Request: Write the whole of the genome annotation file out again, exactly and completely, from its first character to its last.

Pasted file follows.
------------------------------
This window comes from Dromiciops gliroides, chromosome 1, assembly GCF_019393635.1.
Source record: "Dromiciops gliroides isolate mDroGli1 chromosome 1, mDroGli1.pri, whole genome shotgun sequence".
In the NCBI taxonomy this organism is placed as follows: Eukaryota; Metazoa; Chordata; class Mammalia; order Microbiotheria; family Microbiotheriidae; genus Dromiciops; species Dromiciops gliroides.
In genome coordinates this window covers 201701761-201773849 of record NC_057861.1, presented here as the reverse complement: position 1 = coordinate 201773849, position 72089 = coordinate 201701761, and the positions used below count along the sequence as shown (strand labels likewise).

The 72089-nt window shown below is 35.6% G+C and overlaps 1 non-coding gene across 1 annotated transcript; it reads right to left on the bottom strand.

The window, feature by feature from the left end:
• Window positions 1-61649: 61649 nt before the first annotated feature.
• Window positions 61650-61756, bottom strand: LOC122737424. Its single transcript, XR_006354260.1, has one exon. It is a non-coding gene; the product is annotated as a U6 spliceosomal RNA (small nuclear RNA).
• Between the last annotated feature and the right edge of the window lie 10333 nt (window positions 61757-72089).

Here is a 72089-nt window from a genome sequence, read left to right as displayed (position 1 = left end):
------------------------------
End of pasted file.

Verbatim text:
This window comes from Dromiciops gliroides, chromosome 1, assembly GCF_019393635.1.
Source record: "Dromiciops gliroides isolate mDroGli1 chromosome 1, mDroGli1.pri, whole genome shotgun sequence".
In the NCBI taxonomy this organism is placed as follows: Eukaryota; Metazoa; Chordata; class Mammalia; order Microbiotheria; family Microbiotheriidae; genus Dromiciops; species Dromiciops gliroides.
In genome coordinates this window covers 201701761-201773849 of record NC_057861.1, presented here as the reverse complement: position 1 = coordinate 201773849, position 72089 = coordinate 201701761, and the positions used below count along the sequence as shown (strand labels likewise).

The 72089-nt window shown below is 35.6% G+C and overlaps 1 non-coding gene across 1 annotated transcript; it reads right to left on the bottom strand.

The window, feature by feature from the left end:
• Window positions 1-61649: 61649 nt before the first annotated feature.
• Window positions 61650-61756, bottom strand: LOC122737424. Its single transcript, XR_006354260.1, has one exon. It is a non-coding gene; the product is annotated as a U6 spliceosomal RNA (small nuclear RNA).
• Between the last annotated feature and the right edge of the window lie 10333 nt (window positions 61757-72089).

Here is a 72089-nt window from a genome sequence, read left to right as displayed (position 1 = left end):